Sunday, April 29, 2012

Occupied with consensus

Peek-a-boo Pia:  Good morning, sunshine!

On another warm, dry, sunny day at The Free Farm, we were occupied in the following activities:

Planting and harvesting
My Getup classmate Eli, who is Food Systems and Urban Agriculture Program Manager at SPUR (SF Planning + Urban Research), sent this link to SPUR’s latest publication, Public Harvest: Expanding the Use of Public Land for Urban Agriculture in San Francisco, at The Free Farm is mentioned on page 13 as an example of “the explosion of urban agriculture projects that have started in the past few years” and on page 14 as an example of a communally managed community garden.

Participating in a communally managed community garden like The Free Farm means we get things done by consensus. And so long as our ideas or proposed activities support our mission to “grow organic produce, foster garden education and build community,” almost anything’s possible. Some recent empowering examples: presenting container gardening workshops to seniors and others with mobility issues who can't easily visit The Free Farm (thanks, Margaret!), incorporating universal design principles (handrail, garden table top) to make gardening more accessible to persons of all abilities (thanks, Page!), and giving away hecka local seedlings and produce, with instructional support, to make it easier for people to eat healthy (thanks, Tree! See “Grow plants, cook plants” posting below).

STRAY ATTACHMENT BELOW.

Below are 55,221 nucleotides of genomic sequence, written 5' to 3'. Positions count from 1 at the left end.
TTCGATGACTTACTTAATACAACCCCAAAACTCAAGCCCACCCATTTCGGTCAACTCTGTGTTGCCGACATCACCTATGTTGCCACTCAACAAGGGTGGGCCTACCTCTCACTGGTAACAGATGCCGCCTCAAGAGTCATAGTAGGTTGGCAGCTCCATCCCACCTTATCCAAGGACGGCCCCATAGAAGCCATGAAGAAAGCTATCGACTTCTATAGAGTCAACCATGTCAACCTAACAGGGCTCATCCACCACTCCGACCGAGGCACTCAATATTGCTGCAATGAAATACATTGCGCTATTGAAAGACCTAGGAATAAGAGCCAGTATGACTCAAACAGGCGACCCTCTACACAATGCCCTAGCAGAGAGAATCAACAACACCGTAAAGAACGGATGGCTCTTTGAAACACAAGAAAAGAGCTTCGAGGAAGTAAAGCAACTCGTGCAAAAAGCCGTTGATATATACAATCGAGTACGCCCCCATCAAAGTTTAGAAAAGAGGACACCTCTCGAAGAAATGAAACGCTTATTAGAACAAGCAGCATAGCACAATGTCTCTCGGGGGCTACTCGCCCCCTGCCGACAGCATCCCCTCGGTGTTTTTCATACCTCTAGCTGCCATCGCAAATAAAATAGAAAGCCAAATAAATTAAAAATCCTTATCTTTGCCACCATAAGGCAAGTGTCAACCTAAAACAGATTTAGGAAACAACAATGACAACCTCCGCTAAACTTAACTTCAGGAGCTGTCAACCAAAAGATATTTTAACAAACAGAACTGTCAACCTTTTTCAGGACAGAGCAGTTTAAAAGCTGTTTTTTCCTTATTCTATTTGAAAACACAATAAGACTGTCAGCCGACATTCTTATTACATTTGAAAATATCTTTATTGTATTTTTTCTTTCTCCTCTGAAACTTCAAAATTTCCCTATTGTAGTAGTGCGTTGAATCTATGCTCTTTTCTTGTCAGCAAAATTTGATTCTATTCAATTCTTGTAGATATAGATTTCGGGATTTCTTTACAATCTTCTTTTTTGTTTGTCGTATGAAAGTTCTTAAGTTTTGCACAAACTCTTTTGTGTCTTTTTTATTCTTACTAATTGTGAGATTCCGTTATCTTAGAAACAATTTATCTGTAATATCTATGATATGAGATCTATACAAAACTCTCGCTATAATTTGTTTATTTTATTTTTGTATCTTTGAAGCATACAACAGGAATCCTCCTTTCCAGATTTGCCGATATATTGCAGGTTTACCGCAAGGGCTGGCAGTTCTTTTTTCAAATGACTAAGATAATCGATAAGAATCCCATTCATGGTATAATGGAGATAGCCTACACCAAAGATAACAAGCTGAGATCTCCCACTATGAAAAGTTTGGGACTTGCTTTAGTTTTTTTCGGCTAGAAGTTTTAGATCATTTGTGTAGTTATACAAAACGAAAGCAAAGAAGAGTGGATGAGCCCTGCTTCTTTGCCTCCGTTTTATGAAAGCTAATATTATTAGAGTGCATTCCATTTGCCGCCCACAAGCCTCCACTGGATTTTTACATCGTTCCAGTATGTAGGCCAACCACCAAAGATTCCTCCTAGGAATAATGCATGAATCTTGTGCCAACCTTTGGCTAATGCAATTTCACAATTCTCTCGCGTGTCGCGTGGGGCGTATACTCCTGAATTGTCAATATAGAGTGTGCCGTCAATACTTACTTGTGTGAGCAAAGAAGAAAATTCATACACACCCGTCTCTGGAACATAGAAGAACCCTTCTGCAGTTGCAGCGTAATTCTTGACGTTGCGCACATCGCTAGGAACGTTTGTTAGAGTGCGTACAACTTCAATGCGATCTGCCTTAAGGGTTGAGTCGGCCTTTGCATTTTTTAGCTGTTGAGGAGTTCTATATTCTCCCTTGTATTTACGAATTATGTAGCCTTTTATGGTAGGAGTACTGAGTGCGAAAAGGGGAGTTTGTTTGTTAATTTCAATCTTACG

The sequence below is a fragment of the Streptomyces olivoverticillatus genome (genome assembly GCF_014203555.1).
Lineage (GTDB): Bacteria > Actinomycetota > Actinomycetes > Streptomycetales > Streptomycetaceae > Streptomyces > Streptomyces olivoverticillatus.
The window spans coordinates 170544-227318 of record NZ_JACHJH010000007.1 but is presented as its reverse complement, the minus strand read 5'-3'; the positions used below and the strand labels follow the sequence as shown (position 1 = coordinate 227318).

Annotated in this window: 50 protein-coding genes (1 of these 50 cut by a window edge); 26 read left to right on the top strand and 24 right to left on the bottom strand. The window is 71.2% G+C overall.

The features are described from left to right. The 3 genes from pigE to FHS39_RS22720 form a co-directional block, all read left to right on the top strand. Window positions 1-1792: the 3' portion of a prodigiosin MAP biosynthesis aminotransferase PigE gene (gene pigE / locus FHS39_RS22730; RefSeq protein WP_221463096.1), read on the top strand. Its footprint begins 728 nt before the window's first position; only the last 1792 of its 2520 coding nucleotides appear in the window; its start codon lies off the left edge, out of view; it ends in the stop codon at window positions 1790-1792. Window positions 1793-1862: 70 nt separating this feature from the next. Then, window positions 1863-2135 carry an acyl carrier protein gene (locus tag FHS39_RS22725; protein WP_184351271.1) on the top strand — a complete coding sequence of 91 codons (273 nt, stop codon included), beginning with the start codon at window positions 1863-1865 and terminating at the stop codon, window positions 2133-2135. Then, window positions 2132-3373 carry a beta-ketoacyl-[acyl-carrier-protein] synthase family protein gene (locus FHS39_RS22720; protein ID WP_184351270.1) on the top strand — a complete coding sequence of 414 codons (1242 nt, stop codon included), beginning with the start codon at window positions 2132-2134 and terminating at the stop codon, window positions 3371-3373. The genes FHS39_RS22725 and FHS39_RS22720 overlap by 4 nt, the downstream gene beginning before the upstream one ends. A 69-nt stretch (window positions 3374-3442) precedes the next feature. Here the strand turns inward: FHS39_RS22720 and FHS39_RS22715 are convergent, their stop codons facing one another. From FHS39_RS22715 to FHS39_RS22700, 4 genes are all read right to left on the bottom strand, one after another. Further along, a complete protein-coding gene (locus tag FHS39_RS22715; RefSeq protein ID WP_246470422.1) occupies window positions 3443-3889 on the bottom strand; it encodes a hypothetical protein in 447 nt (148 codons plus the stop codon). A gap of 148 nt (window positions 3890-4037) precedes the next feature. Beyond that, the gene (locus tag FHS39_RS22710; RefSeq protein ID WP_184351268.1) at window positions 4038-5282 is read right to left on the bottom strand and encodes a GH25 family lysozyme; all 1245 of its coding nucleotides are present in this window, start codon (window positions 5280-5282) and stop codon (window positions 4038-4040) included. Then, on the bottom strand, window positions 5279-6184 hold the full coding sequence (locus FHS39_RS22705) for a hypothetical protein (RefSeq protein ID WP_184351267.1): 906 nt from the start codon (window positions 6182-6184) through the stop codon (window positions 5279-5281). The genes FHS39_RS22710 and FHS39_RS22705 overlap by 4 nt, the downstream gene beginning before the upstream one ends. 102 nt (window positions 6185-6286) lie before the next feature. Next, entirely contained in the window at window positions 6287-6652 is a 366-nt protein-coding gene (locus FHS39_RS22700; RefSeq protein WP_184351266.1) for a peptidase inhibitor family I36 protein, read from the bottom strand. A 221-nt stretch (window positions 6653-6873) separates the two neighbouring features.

Another Getup classmate Sophie wrote about how volunteering at The Free Farm inspired her to further work in fighting hunger at
Planting basil in hothouse
Ro, Terence and Virginia stand in front of our labyrinth. Based on consensus, we put up plant identification signs in our labyrinth area to promote education and harvesting the correct plants, though some expressed concern that signs might be “distracting” during meditative strolls.
John appears to be ordering Jason to do something?
Ricardo and volunteer pull out plant signs to re-use containers

Garden table: on the same page with Page :-)